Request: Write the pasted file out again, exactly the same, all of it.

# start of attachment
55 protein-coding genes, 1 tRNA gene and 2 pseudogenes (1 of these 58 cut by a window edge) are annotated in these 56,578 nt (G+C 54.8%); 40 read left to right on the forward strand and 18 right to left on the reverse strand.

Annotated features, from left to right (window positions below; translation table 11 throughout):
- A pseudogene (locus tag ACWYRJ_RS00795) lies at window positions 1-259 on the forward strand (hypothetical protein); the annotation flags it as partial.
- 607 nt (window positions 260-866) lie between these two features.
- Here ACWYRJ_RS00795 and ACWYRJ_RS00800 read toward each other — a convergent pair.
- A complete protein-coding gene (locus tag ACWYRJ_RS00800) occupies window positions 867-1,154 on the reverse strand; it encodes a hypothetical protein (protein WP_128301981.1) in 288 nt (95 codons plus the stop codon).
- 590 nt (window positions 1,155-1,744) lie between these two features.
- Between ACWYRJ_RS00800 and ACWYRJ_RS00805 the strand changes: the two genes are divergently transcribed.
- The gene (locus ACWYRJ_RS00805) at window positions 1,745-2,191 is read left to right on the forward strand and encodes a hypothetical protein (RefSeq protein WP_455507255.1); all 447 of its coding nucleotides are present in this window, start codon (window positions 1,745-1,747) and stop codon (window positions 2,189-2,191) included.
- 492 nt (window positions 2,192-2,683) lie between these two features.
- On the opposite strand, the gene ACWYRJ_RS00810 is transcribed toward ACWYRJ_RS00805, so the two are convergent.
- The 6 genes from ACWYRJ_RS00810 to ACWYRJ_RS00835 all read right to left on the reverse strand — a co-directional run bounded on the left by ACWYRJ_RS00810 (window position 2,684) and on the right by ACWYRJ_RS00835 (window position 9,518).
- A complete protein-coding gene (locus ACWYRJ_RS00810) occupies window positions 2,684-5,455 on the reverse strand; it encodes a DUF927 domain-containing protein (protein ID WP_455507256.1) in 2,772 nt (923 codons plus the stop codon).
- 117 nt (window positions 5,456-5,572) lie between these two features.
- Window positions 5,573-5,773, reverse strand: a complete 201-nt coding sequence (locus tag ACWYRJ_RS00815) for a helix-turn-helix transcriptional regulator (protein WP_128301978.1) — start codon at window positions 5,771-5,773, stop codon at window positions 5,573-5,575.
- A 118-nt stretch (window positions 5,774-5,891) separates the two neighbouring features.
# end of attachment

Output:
55 protein-coding genes, 1 tRNA gene and 2 pseudogenes (1 of these 58 cut by a window edge) are annotated in these 56,578 nt (G+C 54.8%); 40 read left to right on the forward strand and 18 right to left on the reverse strand.

Annotated features, from left to right (window positions below; translation table 11 throughout):
- A pseudogene (locus tag ACWYRJ_RS00795) lies at window positions 1-259 on the forward strand (hypothetical protein); the annotation flags it as partial.
- 607 nt (window positions 260-866) lie between these two features.
- Here ACWYRJ_RS00795 and ACWYRJ_RS00800 read toward each other — a convergent pair.
- A complete protein-coding gene (locus tag ACWYRJ_RS00800) occupies window positions 867-1,154 on the reverse strand; it encodes a hypothetical protein (protein WP_128301981.1) in 288 nt (95 codons plus the stop codon).
- 590 nt (window positions 1,155-1,744) lie between these two features.
- Between ACWYRJ_RS00800 and ACWYRJ_RS00805 the strand changes: the two genes are divergently transcribed.
- The gene (locus ACWYRJ_RS00805) at window positions 1,745-2,191 is read left to right on the forward strand and encodes a hypothetical protein (RefSeq protein WP_455507255.1); all 447 of its coding nucleotides are present in this window, start codon (window positions 1,745-1,747) and stop codon (window positions 2,189-2,191) included.
- 492 nt (window positions 2,192-2,683) lie between these two features.
- On the opposite strand, the gene ACWYRJ_RS00810 is transcribed toward ACWYRJ_RS00805, so the two are convergent.
- The 6 genes from ACWYRJ_RS00810 to ACWYRJ_RS00835 all read right to left on the reverse strand — a co-directional run bounded on the left by ACWYRJ_RS00810 (window position 2,684) and on the right by ACWYRJ_RS00835 (window position 9,518).
- A complete protein-coding gene (locus ACWYRJ_RS00810) occupies window positions 2,684-5,455 on the reverse strand; it encodes a DUF927 domain-containing protein (protein ID WP_455507256.1) in 2,772 nt (923 codons plus the stop codon).
- 117 nt (window positions 5,456-5,572) lie between these two features.
- Window positions 5,573-5,773, reverse strand: a complete 201-nt coding sequence (locus tag ACWYRJ_RS00815) for a helix-turn-helix transcriptional regulator (protein WP_128301978.1) — start codon at window positions 5,771-5,773, stop codon at window positions 5,573-5,575.
- A 118-nt stretch (window positions 5,774-5,891) separates the two neighbouring features.